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Application for a cinema licence grantedSource:
Carmarthen Journal 28/01/1916 Date:
Newspaper Description: Transcript:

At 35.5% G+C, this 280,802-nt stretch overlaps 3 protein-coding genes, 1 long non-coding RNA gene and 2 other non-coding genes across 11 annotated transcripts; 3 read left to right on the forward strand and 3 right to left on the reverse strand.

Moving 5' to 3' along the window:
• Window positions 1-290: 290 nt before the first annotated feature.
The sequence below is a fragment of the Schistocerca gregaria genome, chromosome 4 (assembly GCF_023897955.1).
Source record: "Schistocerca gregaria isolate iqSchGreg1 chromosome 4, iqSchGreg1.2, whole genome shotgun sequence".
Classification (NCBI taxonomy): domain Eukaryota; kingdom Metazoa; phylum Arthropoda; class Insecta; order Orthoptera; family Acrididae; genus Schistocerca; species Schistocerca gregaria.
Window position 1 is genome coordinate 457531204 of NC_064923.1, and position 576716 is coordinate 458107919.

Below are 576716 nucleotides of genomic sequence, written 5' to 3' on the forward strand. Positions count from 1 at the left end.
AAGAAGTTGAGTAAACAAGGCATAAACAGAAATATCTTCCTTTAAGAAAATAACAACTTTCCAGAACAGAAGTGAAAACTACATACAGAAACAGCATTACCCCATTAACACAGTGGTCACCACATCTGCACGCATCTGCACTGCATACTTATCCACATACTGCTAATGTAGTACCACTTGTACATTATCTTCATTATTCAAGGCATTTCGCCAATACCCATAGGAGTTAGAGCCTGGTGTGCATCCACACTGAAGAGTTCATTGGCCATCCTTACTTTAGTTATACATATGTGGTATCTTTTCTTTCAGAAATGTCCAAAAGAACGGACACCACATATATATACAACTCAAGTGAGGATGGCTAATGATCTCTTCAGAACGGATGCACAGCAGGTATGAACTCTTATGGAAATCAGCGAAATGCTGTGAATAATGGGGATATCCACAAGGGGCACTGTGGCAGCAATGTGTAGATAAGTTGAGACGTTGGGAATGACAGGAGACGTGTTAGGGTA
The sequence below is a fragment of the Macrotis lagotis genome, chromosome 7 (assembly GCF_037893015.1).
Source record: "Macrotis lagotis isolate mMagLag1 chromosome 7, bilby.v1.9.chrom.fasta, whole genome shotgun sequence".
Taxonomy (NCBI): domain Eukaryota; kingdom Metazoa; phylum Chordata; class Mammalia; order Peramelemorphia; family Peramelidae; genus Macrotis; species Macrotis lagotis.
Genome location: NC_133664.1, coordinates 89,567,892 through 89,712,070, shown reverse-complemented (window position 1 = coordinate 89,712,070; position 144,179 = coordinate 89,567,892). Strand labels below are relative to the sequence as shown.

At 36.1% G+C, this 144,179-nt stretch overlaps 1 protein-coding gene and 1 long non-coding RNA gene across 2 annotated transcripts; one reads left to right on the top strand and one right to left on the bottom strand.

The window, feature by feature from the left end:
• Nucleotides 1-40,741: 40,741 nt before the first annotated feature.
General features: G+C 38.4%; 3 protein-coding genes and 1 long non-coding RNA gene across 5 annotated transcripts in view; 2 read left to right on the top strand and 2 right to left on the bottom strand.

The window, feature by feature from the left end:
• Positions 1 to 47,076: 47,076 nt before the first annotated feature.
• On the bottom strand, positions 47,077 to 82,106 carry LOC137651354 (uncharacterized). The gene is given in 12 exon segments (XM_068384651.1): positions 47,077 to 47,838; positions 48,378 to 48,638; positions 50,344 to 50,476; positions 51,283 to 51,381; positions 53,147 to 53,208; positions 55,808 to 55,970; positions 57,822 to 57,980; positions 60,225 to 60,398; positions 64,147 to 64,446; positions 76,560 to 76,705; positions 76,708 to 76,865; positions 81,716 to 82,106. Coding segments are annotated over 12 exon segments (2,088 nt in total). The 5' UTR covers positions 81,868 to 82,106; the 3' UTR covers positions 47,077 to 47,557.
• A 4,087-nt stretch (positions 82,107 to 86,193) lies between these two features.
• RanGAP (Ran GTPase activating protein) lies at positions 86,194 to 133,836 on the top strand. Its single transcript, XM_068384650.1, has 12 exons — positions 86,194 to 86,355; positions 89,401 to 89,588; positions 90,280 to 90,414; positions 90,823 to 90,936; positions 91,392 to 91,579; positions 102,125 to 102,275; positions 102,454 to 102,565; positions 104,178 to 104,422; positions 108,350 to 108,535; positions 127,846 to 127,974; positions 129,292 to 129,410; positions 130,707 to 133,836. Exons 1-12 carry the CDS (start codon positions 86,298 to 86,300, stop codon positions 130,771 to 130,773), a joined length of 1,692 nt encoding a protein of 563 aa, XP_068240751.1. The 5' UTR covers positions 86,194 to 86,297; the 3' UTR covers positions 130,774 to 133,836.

BORTH CINEMA. Mr. A. J. Hughes, solicitor, Aberystwyth, appeared on behalf of Mr. S. McCausland; for a licence to use part of Cambrian Hotel, Borth, for cinematograph exhibitions. He stated that application had already been made to the Council, but it had been refused owing, he believed, to a misapprehension on behalf of the Council, who had been led to believe that the room formed part of licensed premises. It was, however, separate and apart from the hotel. The feeling in Borth, said Mr. Hughes, was decidedly in favour of having a licence for performances one or two nights a week in winter, and oftener in summer. "Borth has very little but a storm to interest itself in," said Mr. Hughes, "and no sooner have they recovered from the storm and the inroads of the sea, than they are preparing for another (laughter). Kev. Wm. Griffiths, Maenygroes, said the position was exactly the same as when it was discussed before. He moved that the licence be not granted. Although the room was partly separated from the hotel, it was on the hotel premises, and there would be temptation for the young men. Rev. T. R. Morgan seconded, and said he thought it was the Council's duty to oppose these cinema licences. They were continually asked to practice economy in the country, and in granting these licences they were going against that. He did not think the cinema would add to the welfare of Borth; the place would be better without one.- Mr. D. L. Jones supported. Mr. C. M. Williams, Aberystwyth, moving that the application be granted. said that his experience at Aberystwyth was that the cinemas had been the means of keeping a large number of men from the public-houses. Several residents of Borth thought it would be of considerable advantage for the people to have a little entertainment there. They must not take a narrow-minded view of the matter. He was as opposed to the drink traffic as anyone but this building was entirely outside licensed premises. Rev. T. Arthur Thomas. Llandyssul, referred to the influence of the cinemas, and said that only last week they read in the papers of cases of children summoned at Aberystwyth, in which one of the parents said before the magistrates that the children's downfall was entirely due to their visit to the cinemas (hear, hear). He was surprised to hear Mr. C. M. Williams, one of the magistrates, speaking now in favour of the cinema. Mr. C. M. William said the remarks of the parent was only an excuse to shield the boys. It was not the influence of the cinema. Rev. T. A. Thomas: Did not the magistrates ask them to give an undertaking that they would not visit a cinema again? Mr. Williams: I am not responsible for what they say. The Chief Consable said this building was an annex of the hotel-a part of a licensed building and of that there could be no question. Drink had been sold there and drink could be sold there now. To close the door from the building to the hotel would mean altering the character of licensed premises, and that could not be done without the sanction of the licensing justices. Mr. Arthur Hughes said there was no objection from those who knew the place, but there was objection from other villages. He held that structural alterations would not necessitate an appeal to the magistrates, as the alterations would not increase but lessen the facilities for drinking. The applicant would give an undertaking not to sell any drink in the room, and, in fact, he said that he could not do so as the room was not licensed. Mr. Percy Wilkinson, Crosswood: If it is licensed, I can go there and demand a drink. He asked for the Clerk's opinion whether he thought 'the room was licensed. The Clerk: It is a question of fact. The Chief Constable has reported that it is licensed. On a vote being taken 24 were in favour of granting the application, and 21 against.Notes:Linked to Cambrian Hotel , Princess Street / Cambrian Terrace, Borth